Voice services meeting the mission-critical-push-to-talk (MCPTT) standard developed by 3GPP—the body that oversees LTE development—will provide greater voice quality, performance and reliability than any push-to-talk-over-cellular (PoC) offering available on the market today, officials from AT&T and Nokia said yesterday.

Dharmesh Tyagi, Nokia Networks’ head of special solutions for public safety and private LTE, said that all current PoC solutions are over-the-top applications, although carrier-integrated offerings—for instance the offering from Kodiak, which is now owned by Motorola Solutions—provide a level of optimization at the application layer. In contrast, the Nokia MCPTT solution is designed to be embedded in the carrier’s LTE evolved packet core (EPC), so it also can optimize performance at the network layer, he said.

“Compared to enhanced (PoC), MCPTT is a completely different ballgame,” Tyagi said yesterday during an IWCE webinar sponsored by AT&T and Nokia (listen to the archive with free registration). “You’re talking about way less latencies and very high … voice quality.

Indeed, multiple report and studies indicate that the voice quality possible with MCPTT on an LTE network is much better than typical LMR push-to-talk communications. At the heart of the heart of this difference is that MCPTT utilizes an advanced codec, according to Tyagi.

“With mission-critical push to talk, we are using Wideband AMR [Adaptive Multi-Rate Wideband], which is high-definition voice quality, he said. “So, when someone makes a push-to-talk call using MCPTT, they’re getting the highest quality available on the market.”

Nokia does not have a PoC product on the market today, but the company has developed an MCPTT solution that has been tested in AT&T’s laboratories and is being trialed by carriers in South Korea and Europe.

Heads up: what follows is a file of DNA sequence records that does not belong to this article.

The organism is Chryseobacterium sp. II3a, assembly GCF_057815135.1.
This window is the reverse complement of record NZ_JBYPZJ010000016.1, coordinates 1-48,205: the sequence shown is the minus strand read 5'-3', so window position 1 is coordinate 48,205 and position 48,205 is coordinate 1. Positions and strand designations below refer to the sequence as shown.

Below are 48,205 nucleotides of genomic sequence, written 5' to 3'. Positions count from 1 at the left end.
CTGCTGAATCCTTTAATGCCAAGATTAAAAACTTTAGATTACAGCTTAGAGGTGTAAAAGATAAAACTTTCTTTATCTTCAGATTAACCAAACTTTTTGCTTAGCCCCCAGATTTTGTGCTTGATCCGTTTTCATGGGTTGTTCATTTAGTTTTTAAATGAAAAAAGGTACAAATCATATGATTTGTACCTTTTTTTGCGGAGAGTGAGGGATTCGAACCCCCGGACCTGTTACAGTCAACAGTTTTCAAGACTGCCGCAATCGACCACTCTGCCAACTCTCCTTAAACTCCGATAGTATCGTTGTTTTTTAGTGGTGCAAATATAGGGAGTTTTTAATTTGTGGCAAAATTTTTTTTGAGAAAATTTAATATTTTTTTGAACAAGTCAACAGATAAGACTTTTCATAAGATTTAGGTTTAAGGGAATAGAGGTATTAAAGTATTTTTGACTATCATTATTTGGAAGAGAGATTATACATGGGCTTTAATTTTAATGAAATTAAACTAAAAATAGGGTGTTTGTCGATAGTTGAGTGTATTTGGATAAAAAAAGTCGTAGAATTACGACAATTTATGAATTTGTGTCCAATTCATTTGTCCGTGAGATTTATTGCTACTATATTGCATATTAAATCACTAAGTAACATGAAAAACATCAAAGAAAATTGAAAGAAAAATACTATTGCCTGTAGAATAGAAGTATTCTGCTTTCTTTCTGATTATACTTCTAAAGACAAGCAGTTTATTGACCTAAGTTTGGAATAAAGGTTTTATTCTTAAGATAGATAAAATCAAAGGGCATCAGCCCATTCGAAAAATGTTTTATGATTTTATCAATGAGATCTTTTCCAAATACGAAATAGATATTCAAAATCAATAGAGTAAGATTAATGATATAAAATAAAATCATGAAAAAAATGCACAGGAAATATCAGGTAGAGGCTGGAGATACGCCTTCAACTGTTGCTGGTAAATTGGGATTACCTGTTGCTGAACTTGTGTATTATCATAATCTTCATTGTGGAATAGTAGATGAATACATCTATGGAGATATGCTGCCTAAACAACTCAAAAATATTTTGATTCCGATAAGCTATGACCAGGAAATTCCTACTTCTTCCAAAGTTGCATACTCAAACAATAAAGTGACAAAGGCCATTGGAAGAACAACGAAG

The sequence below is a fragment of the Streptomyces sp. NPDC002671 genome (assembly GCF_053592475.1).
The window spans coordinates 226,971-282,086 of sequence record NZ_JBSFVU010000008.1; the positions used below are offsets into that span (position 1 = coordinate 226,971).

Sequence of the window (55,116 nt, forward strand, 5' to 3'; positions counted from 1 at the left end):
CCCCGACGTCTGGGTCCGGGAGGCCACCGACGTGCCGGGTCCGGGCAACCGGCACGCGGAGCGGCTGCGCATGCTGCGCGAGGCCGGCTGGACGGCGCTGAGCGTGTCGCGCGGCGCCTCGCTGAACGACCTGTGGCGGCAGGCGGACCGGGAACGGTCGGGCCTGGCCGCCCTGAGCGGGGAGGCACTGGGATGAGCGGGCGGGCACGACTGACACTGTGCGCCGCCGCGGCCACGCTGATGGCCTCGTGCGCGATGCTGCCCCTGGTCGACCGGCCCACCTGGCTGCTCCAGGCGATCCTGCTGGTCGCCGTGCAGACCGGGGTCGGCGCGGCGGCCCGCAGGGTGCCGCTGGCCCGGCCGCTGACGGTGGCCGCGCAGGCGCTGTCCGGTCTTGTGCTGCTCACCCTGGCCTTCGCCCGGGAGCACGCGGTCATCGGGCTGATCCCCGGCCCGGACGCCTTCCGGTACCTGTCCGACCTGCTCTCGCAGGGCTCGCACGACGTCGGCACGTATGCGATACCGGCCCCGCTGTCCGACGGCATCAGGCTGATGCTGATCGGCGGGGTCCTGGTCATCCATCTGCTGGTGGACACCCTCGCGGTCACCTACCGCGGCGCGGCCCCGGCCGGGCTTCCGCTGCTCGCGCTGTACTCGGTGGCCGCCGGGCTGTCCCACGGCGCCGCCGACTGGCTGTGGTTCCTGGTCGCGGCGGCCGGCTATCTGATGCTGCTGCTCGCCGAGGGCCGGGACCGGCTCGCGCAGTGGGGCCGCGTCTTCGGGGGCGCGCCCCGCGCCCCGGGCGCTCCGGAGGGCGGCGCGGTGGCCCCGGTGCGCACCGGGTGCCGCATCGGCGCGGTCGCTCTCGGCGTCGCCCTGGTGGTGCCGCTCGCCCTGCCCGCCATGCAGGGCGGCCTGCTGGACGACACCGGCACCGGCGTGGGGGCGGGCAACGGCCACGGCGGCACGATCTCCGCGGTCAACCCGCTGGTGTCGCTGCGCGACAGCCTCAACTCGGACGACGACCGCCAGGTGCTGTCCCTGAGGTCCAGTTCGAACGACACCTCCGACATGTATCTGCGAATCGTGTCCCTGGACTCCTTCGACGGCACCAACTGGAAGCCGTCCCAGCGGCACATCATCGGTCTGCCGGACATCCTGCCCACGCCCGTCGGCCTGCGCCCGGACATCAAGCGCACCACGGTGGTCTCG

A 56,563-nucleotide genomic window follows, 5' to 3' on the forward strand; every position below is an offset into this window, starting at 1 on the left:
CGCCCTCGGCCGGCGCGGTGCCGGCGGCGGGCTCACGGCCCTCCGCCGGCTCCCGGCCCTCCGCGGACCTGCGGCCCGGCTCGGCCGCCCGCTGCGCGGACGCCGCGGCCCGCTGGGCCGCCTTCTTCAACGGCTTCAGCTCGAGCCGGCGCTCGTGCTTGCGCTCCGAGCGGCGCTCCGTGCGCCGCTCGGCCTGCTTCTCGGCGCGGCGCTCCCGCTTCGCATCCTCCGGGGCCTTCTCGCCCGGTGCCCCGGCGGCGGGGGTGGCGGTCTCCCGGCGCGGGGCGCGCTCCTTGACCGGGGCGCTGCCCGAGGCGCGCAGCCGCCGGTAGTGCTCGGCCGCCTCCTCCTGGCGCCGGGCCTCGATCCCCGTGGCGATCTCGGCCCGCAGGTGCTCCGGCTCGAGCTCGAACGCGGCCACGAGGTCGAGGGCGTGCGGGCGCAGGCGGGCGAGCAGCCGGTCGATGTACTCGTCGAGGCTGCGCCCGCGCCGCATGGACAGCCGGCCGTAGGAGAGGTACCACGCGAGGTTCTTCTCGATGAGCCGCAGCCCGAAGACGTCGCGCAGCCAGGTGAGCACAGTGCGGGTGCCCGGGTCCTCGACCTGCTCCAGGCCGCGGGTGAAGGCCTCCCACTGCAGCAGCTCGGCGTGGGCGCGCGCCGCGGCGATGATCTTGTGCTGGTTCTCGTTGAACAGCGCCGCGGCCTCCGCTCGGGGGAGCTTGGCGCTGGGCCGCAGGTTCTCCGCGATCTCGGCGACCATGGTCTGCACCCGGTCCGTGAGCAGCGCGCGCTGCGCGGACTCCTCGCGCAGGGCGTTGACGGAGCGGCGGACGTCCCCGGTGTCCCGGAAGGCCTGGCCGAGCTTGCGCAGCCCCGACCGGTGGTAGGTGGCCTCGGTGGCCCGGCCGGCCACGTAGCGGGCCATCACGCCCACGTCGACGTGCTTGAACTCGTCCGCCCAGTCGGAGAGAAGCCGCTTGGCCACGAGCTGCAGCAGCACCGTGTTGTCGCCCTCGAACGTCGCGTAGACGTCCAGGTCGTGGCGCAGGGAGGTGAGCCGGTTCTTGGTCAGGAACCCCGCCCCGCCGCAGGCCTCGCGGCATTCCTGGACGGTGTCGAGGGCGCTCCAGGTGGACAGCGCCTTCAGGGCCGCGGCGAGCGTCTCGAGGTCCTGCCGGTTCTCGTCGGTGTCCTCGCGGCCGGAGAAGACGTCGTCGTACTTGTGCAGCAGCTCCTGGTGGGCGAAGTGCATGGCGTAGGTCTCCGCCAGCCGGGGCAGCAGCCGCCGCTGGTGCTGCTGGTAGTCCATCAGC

Tyagi said the tests have gone well, with the Nokia MCPTT solution performing much better than the 3GPP standard requires. Particularly notable is the fact that total call-setup time for the Nokia MCPTT offering is “about 200 milliseconds,” well below the 1-second threshold included in the standard, Tyagi said.

Although the MCPTT standard does not specify that a solution must be embedded or integrated tightly in the carrier’s network, Tyagi and many other industry experts believe such integration is needed to meet the performance criteria in the MCPTT standard.

Igor Glubochansky, assistant vice president of mobility management for AT&T—the carrier contracted to build FirstNet’s nationwide public-safety broadband network (NPSBN)—echoed this sentiment.

“When it comes to mission-critical push to talk, there are going to be specific mission-critical capabilities that the MCPTT solution will need to tap in the network that allow the solution to [meet] the KPIs prescribed in the standard,” Glubochansky said during the webinar. “With that requirement to meet those KPIs—from a laws-of-physics perspective—network-integrated solutions with tight integration with devices … will be most likely imperative for moving forward.”